It’s getting hot in here…and outside! As the summer season approaches, let us be aware of the potential dangers of extreme heat. According to the National Weather Service, “heat is one of the leading weather-related killers in the United States, resulting in hundreds of fatalities each year and even more heat-related illnesses. In order to prevent these life-threatening conditions, it is important to be knowledgeable about our limits.

When the body is exposed to hot temperatures, sweating occurs to cool the body. When the body heats more quickly than it can cool itself, heat exhaustion may occur. Signs include heavy sweating, weakness, pale and cold skin, weak pulse, nausea, and dizziness. If you or someone you know experiences these symptoms, lie down in a cool area, loosen clothes, apply cool cloths to the head and body, and drink cool fluids. Without treatment, heat exhaustion can progress to heat stroke.

Heat stroke, a life-threatening medical emergency, is characterized by altered mental status, body temperature of 104ºF, rapid and strong pulse, hot red skin, and possible unconsciousness. Call 911 immediately if you or someone you know experiences these symptoms. Move the person to a cooler environment and spray or pour cool water on the victim. Cover with a cool wet sheet or if possible, submerge the victim in cool water up to the neck.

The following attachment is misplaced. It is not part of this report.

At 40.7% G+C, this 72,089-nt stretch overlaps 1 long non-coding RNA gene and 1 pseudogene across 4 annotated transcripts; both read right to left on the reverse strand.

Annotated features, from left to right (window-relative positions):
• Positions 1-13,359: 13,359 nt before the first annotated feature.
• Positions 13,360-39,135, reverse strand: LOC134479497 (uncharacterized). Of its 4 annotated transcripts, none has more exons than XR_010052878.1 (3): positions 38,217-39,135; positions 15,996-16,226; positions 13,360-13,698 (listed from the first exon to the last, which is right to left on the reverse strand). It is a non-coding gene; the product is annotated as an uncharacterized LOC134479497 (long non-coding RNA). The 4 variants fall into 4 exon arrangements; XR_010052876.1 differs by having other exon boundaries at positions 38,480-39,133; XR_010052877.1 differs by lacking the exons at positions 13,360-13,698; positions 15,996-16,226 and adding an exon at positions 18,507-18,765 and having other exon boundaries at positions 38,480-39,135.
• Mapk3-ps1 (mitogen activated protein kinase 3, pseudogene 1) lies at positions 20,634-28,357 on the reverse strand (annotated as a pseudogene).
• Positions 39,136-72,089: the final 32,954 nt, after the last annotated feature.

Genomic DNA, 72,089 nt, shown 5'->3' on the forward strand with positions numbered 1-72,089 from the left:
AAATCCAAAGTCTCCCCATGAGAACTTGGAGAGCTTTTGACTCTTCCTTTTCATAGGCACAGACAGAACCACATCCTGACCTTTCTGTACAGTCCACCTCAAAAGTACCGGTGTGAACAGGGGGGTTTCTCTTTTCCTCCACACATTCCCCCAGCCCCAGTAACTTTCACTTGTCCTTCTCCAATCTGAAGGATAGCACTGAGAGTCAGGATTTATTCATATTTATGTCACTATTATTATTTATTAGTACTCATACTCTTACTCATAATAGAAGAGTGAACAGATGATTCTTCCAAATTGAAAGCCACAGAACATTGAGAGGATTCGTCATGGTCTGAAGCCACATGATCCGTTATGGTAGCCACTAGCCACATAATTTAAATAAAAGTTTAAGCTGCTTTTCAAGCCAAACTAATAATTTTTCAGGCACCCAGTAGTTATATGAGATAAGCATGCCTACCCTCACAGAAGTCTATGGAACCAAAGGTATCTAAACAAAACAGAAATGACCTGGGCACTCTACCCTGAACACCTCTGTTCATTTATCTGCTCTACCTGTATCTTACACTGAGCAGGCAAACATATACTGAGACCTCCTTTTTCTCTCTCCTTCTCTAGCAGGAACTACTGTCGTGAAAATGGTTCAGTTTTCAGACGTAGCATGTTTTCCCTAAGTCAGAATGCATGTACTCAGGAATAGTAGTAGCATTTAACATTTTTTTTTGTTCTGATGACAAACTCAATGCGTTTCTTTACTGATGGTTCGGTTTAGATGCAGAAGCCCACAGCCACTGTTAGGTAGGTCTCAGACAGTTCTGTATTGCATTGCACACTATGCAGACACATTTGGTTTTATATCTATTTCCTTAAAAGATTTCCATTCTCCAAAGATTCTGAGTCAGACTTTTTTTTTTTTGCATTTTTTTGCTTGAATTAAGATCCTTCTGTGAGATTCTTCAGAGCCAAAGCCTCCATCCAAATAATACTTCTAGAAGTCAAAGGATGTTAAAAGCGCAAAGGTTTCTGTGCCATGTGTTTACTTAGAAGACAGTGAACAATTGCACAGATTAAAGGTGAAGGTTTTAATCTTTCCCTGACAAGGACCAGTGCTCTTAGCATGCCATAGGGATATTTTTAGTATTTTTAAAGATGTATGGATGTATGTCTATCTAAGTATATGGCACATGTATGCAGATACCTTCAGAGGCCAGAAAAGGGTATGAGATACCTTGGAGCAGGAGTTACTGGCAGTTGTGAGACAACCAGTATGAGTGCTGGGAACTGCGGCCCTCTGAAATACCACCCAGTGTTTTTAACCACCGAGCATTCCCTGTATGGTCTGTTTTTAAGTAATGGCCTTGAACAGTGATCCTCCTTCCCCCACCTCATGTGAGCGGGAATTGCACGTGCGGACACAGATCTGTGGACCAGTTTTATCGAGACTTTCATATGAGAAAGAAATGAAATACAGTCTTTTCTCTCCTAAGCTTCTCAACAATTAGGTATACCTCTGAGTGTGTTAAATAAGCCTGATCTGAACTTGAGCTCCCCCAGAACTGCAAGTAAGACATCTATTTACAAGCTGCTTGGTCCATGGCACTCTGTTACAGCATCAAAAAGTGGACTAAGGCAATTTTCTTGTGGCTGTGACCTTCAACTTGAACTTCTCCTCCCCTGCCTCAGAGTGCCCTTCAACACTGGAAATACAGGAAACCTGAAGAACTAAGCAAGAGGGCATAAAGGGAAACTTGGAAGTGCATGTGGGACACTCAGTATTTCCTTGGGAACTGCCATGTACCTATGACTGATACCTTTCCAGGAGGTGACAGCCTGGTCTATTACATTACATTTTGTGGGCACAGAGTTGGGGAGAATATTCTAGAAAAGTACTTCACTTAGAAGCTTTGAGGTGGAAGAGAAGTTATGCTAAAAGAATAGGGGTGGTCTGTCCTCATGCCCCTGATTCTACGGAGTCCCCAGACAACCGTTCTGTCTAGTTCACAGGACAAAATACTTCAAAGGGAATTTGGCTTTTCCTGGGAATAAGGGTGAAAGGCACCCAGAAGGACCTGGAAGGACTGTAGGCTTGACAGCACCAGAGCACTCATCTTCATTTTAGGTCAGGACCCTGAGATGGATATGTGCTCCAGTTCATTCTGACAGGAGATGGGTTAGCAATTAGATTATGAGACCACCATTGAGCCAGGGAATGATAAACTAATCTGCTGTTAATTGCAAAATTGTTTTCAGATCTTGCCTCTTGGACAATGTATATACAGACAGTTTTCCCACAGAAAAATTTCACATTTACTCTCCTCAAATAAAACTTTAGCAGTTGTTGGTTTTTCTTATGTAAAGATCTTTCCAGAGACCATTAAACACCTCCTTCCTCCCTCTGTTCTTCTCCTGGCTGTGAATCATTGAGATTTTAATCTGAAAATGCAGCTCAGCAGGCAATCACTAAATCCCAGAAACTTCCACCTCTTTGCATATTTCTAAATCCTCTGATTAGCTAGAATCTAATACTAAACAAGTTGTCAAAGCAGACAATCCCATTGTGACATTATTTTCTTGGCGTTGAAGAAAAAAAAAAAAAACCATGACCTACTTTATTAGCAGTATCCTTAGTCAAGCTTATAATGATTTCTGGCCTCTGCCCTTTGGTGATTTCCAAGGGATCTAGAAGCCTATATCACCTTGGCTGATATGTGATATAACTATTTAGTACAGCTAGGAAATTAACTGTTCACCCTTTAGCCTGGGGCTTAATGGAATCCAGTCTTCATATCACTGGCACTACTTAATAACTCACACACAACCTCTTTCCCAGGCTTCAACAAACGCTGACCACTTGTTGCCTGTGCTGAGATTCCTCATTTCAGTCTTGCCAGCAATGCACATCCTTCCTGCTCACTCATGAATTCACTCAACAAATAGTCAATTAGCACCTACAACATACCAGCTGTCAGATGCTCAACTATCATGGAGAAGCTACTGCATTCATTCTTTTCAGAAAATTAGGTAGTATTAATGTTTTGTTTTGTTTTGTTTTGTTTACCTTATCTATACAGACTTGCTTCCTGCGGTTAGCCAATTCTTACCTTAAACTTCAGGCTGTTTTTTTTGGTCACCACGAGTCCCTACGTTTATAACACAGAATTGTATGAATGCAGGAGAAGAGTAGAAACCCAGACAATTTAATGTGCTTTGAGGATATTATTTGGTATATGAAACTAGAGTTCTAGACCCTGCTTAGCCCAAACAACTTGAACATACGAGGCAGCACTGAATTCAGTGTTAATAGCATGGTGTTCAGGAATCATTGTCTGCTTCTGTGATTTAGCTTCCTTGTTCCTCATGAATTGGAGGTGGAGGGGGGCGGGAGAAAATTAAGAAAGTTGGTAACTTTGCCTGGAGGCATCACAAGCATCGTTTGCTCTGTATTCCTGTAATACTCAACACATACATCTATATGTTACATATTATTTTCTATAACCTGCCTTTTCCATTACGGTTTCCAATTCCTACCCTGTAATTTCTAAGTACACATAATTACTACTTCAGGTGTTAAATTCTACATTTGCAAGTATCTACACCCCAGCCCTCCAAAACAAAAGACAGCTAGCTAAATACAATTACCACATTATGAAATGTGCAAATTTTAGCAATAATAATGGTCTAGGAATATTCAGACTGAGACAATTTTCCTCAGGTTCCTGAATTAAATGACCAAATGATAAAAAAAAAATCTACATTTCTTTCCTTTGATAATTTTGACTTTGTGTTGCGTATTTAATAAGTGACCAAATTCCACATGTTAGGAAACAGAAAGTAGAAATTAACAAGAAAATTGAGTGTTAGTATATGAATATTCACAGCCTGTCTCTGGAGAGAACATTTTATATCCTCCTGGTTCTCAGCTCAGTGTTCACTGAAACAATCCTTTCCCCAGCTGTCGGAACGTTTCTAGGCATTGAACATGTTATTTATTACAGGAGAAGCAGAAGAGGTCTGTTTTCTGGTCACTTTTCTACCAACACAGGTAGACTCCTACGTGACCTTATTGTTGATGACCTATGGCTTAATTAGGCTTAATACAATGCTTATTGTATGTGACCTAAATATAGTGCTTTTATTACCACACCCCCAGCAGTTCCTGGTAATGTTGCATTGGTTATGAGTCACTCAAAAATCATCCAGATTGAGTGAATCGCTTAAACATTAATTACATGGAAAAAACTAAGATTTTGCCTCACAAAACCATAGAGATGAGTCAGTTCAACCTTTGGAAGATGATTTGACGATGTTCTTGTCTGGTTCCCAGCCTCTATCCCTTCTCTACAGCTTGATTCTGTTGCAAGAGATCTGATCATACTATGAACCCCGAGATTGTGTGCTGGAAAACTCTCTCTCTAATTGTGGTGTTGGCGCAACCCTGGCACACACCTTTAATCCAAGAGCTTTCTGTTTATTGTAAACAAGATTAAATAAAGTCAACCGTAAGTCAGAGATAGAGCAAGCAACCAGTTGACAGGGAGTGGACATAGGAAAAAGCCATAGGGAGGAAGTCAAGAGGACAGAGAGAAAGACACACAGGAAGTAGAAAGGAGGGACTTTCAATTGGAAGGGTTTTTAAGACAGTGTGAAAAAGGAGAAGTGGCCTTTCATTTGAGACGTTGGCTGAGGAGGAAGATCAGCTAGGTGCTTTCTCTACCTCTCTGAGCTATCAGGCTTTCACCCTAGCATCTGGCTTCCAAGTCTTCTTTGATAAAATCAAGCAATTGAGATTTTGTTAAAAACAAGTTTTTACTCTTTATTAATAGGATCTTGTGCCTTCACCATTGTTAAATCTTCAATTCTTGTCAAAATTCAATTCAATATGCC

Did You Know?

  • An Excessive Heat Watch is issued by the National Weather Service when heat indices in excess of 105ºF during the day, or 80 ºF during the night.
  • Sweat removes salt and minerals from the body, which are necessary for basic functions.
  • Very high body temperature may damage the brain and other organs.
  • With early recognition and cooling, survival rate of heat stroke victims approaches 90% (ASHI).

Tips for Preventing Heat-Related Illnesses

  1. Unless restricted by your physician, drink more fluids, especially water, regardless of your activity level. Don’t wait until you are thirsty to drink.
  2. When possible, stay in an air-conditioned place. If your home does not have air conditioning, spend a few hours at the shopping mall or public library.
  3. Wear lightweight, light-colored, loose-fitting clothing.
  4. Never leave anyone – person or pet – in a closed, parked vehicle.
  5. Limit your outdoor activity to morning and evening hours. Exercise indoors when the outside temperature is too hot and the air quality is poor.

Sources: HealthFinder, National Weather Service, American Safety & Health Institute, Centers for Disease Control and Prevention, LifeWork Strategies EAP, and Adventist HealthCare. The Health Tip of the Week is for educational purposes only. For medical advice, consult your physician. Feel free to copy and distribute this health resource.